A Photo Backlog/Embracing "Maybe"

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A Photo Backlog/Embracing "Maybe"

Fall throwback photo of Arielle and Talal expecting at the arboretum (their sweet baby Rafi is now rounding out his fourth month)

This month has taken me to Costa Rica and back (our third time, just as beautiful and transcendent as ever), through a passionate love affair with the cherry blossoms here in DC, and has further solidified my identity as a dog owner. Poncho is keeping his ever-vigilant watch on our back balcony as I write this and I am having a hard time imagining life before him. My favorite moment of the day is when lift my head from my pillow to seeing him staring at me and wagging his tail to say he's happy the day is beginning.

A Photo Backlog/Embracing "Maybe"
The Ponchster

Of course there is so much lifelines within it all. People I love are struggling with their health, there's been some hard transition in a few of the places where I teach, and I may have cut my bangs way too short. As always, I had a lot of fun and did a lot personal growth under a sunny sky while I was on retreat and coming back home for three more weeks of winter felt harder than I would have expected.  as I change, I have to let my life change around me. One of those really interesting places is in the arena of commitments and self-care.

A Photo Backlog/Embracing "Maybe"

                                Twin baby girls that I've already had the privilege of photographing twice in these past six months

For a long time, I've realized that our best qualities as human beings can always be our worst. I love people and I love serving people (positive) and sometimes I so desperately want to please people that  I say "yes" to everything people ask me and then I make myself miserable trying to keep up with my unrealistic schedule. Whew, it feels so good just to type that all out. It's not secret to those who are close to me. They are used to be running around and juggling all the irons in my fire and have seen me break down from tiredness and frustration as a result. They have all probably had to wait for me while I was late or been disappointed when I didn't show up at all.

Last weekend, I saw this great documentary about Krishna Das's life. He's a really powerful yoga kirtan singer who does not not sound like the guy from the Crash Test Dummies. So it turns out that he grew up depressed and didn't even start to break free from it until he met his Indian guru when he was in his 20's and realized what true love felt like. What I like most about his story was that it wasn't a straight line to spiritual enlightenment. His guru sends him home to hang out with Ram Dass and lead yoga movement in the States. He finds some happiness. Then his guru dies and he thinks his happiness is gone forever so he sinks into another deep depression which involves a lot of cocaine. He's really struggling with addiction until he gets a strong message from another teacher to get off the cocaine. Sober, he starts singing again and starts gaining some popularity in the yoga movement doing what he loves. Then he feels those self-destructive impulses again and realizes he will just repeat the cycle over again unless he gets himself to India again. He stays at his guru's Ashram until during a sacred festival he finally gets a big hit of enlightenment and in his words "finally got out of my own way."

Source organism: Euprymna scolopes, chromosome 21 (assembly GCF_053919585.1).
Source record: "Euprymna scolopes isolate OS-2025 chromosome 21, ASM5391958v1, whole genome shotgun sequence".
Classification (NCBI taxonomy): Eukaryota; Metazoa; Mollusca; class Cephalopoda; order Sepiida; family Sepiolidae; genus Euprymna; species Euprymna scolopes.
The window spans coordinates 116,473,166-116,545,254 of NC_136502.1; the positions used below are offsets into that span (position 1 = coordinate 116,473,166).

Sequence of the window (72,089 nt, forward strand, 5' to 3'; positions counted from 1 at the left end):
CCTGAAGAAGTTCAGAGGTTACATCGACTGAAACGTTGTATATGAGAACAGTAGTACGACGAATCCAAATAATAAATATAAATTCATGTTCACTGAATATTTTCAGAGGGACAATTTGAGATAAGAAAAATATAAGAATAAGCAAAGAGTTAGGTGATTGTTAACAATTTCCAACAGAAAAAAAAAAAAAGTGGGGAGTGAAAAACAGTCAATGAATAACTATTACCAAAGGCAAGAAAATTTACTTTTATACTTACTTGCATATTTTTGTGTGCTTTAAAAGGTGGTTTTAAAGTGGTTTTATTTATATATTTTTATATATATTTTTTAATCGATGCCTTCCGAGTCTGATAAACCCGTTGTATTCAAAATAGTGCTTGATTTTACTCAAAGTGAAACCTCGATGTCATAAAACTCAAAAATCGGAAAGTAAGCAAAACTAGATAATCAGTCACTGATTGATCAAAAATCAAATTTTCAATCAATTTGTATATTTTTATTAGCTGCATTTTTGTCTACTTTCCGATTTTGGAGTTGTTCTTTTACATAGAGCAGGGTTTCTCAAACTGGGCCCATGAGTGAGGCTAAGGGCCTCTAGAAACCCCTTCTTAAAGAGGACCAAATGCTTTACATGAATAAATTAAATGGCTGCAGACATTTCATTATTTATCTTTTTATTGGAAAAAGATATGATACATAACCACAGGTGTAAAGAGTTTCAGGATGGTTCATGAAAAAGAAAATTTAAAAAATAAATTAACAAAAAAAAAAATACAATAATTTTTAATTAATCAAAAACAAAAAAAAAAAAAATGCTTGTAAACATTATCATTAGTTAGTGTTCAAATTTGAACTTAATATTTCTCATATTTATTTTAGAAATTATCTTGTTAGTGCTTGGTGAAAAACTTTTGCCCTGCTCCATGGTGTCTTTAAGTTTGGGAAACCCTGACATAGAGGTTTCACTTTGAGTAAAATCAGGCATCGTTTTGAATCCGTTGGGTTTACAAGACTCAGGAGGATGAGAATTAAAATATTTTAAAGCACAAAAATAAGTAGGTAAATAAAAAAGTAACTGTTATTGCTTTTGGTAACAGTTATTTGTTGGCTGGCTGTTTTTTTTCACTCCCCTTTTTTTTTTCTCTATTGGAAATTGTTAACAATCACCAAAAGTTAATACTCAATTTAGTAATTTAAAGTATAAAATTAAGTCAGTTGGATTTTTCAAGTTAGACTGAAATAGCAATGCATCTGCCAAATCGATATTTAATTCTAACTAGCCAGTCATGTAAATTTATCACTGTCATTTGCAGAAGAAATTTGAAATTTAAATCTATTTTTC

A Photo Backlog/Embracing "Maybe"
Aviva and her brother at her Bat Mitzvah in February

That struck me as important. I've always talked about how important it is to look within, but hearing this gave a name to what I was doing to block my own happiness. Being over-committed makes me feel like I am never quite present with what I am doing. If I agree to something mostly to make someone else happy, I get resentful. when I am running late, I get anxious and don't show up as my best self. Also, I suspect that it makes people in my life feel like they can't quite trust me to do what I say. That's definitely not what I want.

I am willing to be truthful about this because I know that it will improve my life without harming anyone else. My goal is to be someone who says "no" to most things so I can say "yes" to what I really care about. But I know that forming new habits take time. To carry me through I am embracing the power of the word "maybe." I'm saying it to things and asking for more time to make decisions and being more specific about what I do want. A major thing I do want is rest. Naps and restorative yoga and watching "parks and rec" and writing down little things in my journal. This makes me remember that my life is good and that I deserve to enjoy it, even if that process needs some continual fine-tuning.

A Photo Backlog/Embracing "Maybe"

Last year's watercolor of the view from the yoga deck at Anamaya Yoga Resort in Costa Rica--the view continues to be incredible!